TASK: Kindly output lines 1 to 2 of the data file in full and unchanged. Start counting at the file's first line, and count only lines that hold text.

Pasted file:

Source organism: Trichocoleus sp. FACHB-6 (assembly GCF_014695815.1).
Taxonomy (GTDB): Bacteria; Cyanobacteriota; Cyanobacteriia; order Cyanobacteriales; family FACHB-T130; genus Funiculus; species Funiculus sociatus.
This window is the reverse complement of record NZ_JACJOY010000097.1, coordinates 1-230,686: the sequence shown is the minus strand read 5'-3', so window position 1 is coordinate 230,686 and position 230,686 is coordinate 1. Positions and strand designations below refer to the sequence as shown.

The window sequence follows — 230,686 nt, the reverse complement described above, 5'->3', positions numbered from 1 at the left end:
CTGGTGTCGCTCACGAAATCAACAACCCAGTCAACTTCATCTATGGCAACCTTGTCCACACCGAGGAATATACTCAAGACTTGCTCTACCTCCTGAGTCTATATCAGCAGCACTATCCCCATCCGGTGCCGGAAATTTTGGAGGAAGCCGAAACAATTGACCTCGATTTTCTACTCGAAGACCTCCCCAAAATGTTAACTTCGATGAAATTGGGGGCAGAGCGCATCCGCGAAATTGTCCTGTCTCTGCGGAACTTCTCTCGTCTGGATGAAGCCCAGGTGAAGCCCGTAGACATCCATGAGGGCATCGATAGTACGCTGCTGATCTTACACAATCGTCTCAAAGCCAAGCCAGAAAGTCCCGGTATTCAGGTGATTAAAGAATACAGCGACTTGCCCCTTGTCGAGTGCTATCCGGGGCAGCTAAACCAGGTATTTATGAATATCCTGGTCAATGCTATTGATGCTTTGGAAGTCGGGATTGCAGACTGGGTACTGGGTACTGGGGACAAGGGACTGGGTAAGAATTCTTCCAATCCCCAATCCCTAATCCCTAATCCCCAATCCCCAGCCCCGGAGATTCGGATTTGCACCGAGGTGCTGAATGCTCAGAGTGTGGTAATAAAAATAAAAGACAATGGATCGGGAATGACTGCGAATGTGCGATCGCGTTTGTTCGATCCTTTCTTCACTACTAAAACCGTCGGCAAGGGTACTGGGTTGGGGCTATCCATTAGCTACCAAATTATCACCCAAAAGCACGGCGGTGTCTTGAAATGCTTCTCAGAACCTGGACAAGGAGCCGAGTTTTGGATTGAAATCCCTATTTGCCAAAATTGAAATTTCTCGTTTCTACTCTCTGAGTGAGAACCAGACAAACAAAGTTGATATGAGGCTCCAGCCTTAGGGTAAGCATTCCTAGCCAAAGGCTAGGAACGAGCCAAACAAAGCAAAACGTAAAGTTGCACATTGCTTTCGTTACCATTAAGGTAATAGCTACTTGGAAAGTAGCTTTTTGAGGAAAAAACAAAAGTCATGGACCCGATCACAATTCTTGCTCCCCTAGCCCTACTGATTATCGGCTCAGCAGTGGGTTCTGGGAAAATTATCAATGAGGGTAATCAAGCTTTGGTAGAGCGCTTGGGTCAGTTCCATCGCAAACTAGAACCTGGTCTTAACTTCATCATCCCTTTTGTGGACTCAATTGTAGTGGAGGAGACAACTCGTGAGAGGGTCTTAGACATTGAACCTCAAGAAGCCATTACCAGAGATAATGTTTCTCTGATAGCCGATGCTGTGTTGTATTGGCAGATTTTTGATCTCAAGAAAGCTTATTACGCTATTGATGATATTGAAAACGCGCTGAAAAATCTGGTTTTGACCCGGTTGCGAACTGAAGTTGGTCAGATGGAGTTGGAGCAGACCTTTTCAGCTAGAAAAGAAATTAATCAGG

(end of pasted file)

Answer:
Source organism: Trichocoleus sp. FACHB-6 (assembly GCF_014695815.1).
Taxonomy (GTDB): Bacteria; Cyanobacteriota; Cyanobacteriia; order Cyanobacteriales; family FACHB-T130; genus Funiculus; species Funiculus sociatus.